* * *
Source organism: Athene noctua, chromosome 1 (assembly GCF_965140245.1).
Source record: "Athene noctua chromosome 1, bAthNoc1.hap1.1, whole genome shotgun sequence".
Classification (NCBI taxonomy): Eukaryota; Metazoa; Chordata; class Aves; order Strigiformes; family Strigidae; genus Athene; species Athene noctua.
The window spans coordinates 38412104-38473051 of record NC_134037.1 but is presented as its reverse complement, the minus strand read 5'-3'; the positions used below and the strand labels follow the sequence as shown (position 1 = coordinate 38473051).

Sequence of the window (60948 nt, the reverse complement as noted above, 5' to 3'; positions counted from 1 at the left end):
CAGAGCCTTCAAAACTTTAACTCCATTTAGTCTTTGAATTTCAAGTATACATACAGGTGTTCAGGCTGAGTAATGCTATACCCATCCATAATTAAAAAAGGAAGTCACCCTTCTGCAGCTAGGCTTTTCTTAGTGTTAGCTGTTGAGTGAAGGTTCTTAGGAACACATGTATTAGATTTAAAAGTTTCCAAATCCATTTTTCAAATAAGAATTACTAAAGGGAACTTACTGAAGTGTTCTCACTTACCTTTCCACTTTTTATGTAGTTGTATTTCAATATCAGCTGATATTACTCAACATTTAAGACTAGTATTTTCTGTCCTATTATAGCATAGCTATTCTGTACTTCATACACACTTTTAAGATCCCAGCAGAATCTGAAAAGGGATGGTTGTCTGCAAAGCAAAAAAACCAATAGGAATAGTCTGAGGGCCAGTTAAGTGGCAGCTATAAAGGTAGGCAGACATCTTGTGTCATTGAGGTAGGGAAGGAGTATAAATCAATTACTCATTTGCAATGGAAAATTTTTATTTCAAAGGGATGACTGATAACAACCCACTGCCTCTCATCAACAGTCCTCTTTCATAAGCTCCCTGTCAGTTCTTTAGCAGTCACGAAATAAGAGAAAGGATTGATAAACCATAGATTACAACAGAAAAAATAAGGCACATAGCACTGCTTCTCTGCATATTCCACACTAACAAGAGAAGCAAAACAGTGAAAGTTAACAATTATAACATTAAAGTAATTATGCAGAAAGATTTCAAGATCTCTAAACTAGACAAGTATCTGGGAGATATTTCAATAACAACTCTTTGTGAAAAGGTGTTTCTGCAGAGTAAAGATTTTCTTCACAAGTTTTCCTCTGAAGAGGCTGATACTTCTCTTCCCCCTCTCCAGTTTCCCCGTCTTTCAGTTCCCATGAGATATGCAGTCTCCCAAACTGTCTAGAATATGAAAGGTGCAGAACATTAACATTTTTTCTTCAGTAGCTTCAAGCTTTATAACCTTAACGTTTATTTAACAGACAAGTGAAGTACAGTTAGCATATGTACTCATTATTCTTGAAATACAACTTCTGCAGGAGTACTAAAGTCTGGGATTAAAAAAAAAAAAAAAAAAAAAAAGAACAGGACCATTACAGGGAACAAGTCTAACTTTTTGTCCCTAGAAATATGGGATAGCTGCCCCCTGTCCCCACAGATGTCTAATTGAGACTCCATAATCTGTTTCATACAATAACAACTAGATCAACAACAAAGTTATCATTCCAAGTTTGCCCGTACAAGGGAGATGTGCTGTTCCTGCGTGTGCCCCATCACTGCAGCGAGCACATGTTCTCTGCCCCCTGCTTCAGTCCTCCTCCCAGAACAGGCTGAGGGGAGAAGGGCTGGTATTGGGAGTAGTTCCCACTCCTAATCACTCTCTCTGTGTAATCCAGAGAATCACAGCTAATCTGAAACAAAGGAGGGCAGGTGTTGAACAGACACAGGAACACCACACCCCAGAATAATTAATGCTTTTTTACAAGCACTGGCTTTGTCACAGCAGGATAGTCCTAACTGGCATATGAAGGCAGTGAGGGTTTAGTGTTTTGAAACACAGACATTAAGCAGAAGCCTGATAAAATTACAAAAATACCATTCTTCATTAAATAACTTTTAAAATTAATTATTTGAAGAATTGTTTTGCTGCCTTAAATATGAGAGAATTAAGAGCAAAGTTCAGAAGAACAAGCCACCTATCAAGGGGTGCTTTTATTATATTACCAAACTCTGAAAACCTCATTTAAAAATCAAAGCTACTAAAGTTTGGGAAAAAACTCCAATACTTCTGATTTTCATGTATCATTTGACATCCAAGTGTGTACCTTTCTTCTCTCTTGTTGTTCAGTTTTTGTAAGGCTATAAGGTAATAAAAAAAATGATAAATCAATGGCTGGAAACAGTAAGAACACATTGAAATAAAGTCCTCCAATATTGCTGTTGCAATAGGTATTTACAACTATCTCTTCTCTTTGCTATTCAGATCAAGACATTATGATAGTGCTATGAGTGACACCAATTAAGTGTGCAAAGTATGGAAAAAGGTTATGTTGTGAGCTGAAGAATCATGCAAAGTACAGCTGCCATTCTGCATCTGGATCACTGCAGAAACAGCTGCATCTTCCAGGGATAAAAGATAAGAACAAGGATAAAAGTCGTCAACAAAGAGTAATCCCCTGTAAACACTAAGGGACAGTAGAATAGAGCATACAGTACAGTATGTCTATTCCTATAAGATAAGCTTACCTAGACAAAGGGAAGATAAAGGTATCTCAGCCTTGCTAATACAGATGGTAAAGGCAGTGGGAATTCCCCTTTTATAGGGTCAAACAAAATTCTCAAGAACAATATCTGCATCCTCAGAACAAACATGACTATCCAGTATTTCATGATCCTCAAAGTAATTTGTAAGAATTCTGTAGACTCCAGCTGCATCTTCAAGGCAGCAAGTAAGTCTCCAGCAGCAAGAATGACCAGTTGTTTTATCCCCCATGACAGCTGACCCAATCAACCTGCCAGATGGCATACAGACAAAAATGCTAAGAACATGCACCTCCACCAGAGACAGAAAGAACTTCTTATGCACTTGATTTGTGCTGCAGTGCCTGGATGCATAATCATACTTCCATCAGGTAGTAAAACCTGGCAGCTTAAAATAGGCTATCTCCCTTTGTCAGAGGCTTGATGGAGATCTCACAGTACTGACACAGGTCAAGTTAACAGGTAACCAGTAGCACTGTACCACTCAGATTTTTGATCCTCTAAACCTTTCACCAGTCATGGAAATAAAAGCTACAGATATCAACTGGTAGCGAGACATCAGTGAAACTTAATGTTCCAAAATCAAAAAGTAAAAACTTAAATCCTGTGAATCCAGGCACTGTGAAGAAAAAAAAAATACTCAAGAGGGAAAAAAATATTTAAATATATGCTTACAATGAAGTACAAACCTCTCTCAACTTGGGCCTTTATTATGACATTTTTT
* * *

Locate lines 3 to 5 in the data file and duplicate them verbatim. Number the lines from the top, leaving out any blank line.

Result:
Classification (NCBI taxonomy): Eukaryota; Metazoa; Chordata; class Aves; order Strigiformes; family Strigidae; genus Athene; species Athene noctua.
The window spans coordinates 38412104-38473051 of record NC_134037.1 but is presented as its reverse complement, the minus strand read 5'-3'; the positions used below and the strand labels follow the sequence as shown (position 1 = coordinate 38473051).

Sequence of the window (60948 nt, the reverse complement as noted above, 5' to 3'; positions counted from 1 at the left end):